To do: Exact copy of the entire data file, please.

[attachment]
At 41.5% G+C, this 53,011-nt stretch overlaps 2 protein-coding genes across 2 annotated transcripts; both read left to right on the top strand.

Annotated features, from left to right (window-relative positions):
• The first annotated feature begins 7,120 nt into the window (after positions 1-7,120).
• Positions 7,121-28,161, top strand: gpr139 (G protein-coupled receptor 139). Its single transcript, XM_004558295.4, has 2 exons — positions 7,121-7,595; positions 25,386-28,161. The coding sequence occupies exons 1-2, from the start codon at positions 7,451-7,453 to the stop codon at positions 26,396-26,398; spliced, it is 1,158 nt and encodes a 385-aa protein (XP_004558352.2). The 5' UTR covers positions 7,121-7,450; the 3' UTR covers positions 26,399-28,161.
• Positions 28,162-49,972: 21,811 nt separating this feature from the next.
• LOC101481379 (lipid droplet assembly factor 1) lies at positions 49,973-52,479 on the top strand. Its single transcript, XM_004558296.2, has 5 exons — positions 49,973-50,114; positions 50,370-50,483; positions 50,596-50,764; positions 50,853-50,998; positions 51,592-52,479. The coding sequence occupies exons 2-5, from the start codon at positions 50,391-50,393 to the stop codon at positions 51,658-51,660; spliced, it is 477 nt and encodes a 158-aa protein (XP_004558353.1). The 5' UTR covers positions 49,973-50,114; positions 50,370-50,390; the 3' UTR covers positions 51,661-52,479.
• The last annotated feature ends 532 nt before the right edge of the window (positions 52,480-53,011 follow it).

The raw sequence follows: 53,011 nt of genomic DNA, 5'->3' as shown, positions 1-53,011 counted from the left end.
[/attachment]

At 41.5% G+C, this 53,011-nt stretch overlaps 2 protein-coding genes across 2 annotated transcripts; both read left to right on the top strand.

Annotated features, from left to right (window-relative positions):
• The first annotated feature begins 7,120 nt into the window (after positions 1-7,120).
• Positions 7,121-28,161, top strand: gpr139 (G protein-coupled receptor 139). Its single transcript, XM_004558295.4, has 2 exons — positions 7,121-7,595; positions 25,386-28,161. The coding sequence occupies exons 1-2, from the start codon at positions 7,451-7,453 to the stop codon at positions 26,396-26,398; spliced, it is 1,158 nt and encodes a 385-aa protein (XP_004558352.2). The 5' UTR covers positions 7,121-7,450; the 3' UTR covers positions 26,399-28,161.
• Positions 28,162-49,972: 21,811 nt separating this feature from the next.
• LOC101481379 (lipid droplet assembly factor 1) lies at positions 49,973-52,479 on the top strand. Its single transcript, XM_004558296.2, has 5 exons — positions 49,973-50,114; positions 50,370-50,483; positions 50,596-50,764; positions 50,853-50,998; positions 51,592-52,479. The coding sequence occupies exons 2-5, from the start codon at positions 50,391-50,393 to the stop codon at positions 51,658-51,660; spliced, it is 477 nt and encodes a 158-aa protein (XP_004558353.1). The 5' UTR covers positions 49,973-50,114; positions 50,370-50,390; the 3' UTR covers positions 51,661-52,479.
• The last annotated feature ends 532 nt before the right edge of the window (positions 52,480-53,011 follow it).

The raw sequence follows: 53,011 nt of genomic DNA, 5'->3' as shown, positions 1-53,011 counted from the left end.